NASA Releases Science Policy Draft for Public Comment

Share This

Publication date: 
24 August 1995

Buffeted by the fickle winds of fiscal policy, NASA has seen its
budget shrink by 30 percent over the last two years, with more to
come.  This has resulted in drastic reductions, restructuring, and
in some cases outright termination of programs.  Making these
changes in a reasonable and efficient manner calls for a clear
statement of the space agency's policies and principles.  NASA has
articulated policies for its science programs in a July 25 draft
document entitled "Science in Air and Space: NASA's Science Policy
Guide."  The draft will be open for public comment for six months.

NASA policies "were, in many cases, established in the early
1960's," the document acknowledges, and "conditions are now
changing in ways that require a reexamination of these policies."
In the post-Cold War era, more emphasis is being placed on
international cooperation, global economic competitiveness,
deficit-reduction, contributions to larger national goals, and
partnerships with industry and academia.

"It is now clear that both the public and the political system
expect benefits broader than purely scientific ones to be derived
from NASA research programs and missions," the draft states.  In
addition to contributing to the nation's basic scientific
knowledge, NASA has identified four areas in which the agency can
make significant contributions to larger national goals: the
economy, the environment, education, and exploration.  In addition,
NASA will explicitly direct "attention and resources" towards such
areas as developing new technologies, providing a basis for
(environmental) policy decisions, contributing towards foreign
policy via international collaborations, developing the
capabilities of universities and industry, contributing to math and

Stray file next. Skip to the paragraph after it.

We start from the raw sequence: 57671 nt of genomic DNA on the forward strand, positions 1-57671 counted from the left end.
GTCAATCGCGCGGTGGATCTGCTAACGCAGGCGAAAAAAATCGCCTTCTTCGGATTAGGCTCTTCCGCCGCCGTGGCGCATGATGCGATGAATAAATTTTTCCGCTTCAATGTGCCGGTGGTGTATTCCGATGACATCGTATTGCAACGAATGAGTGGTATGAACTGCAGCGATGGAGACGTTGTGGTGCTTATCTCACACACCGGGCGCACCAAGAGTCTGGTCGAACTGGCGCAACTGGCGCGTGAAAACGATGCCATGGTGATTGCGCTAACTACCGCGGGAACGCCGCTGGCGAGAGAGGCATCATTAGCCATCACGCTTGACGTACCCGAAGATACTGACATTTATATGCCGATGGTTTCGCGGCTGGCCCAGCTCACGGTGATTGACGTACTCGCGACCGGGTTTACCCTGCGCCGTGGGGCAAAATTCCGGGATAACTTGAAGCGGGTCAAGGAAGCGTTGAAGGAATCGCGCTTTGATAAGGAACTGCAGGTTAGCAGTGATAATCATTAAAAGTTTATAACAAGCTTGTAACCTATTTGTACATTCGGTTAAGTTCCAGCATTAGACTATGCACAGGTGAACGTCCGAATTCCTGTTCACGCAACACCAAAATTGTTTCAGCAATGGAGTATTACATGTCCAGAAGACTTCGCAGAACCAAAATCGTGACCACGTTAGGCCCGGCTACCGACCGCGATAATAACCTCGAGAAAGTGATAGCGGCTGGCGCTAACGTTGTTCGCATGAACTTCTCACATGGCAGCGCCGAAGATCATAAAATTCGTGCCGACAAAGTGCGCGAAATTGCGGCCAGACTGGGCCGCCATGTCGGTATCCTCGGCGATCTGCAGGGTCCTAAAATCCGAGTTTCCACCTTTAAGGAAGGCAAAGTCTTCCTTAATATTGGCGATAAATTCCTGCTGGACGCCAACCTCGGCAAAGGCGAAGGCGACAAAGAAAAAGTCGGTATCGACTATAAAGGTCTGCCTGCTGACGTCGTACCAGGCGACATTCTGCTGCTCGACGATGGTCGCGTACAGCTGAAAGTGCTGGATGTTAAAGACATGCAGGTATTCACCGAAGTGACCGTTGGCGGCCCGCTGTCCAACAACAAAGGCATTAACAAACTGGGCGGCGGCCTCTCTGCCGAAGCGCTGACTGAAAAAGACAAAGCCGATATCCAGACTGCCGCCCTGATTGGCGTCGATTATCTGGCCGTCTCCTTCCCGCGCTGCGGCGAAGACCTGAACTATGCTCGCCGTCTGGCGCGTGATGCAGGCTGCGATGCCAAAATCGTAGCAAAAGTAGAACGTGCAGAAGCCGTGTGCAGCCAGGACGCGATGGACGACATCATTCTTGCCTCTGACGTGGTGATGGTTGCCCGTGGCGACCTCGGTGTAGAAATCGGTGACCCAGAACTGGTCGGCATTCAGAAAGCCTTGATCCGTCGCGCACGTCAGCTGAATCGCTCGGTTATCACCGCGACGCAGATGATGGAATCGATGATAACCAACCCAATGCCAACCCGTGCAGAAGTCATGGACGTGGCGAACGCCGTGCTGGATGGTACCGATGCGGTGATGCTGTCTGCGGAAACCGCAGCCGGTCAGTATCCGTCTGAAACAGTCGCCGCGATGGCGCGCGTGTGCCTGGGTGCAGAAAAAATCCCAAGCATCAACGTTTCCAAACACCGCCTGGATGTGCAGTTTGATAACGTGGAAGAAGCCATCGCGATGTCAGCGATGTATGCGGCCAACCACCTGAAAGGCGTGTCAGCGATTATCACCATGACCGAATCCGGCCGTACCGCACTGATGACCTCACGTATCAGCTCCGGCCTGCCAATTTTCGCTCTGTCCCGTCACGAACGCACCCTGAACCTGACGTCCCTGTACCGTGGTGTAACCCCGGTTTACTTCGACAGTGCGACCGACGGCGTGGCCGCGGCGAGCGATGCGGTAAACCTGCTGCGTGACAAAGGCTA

science education and public outreach, and improving the health and
well-being of Americans.

The 31-page guide provides an in-depth discussion of how to measure
the quality of research programs, as well as how to broaden
participation in them, and the responsibilities of participants.
It concludes, "This reexamination of NASA's basic policies
concerning the conduct of its research program has reaffirmed the
essential soundness of many of NASA's traditional policies....  At
the same time, it has described many areas of change and
identified...a number of issues or critical areas where further
changes are necessary or a more thorough analysis required."  These
areas include: balancing flight missions and supporting research
programs; assessing the peer review process; developing metrics for
evaluating the performance of NASA science programs; encouraging
and assessing the breadth and diversity of participation; defining
and maintaining world-class capabilities at NASA Centers; enabling
the most productive use of NASA research facilities; developing
technology transfer policies for international cooperation;
determining the best data dissemination approaches; leveraging
resources to improve scientific literacy and public outreach; using
NASA programs to enhance industry's technology base; and
determining the appropriate number of scientists, technologists,
and students for the agency to support.

"Science in Air and Space" is available on the World Wide Web at, or by calling

Explore FYI topics: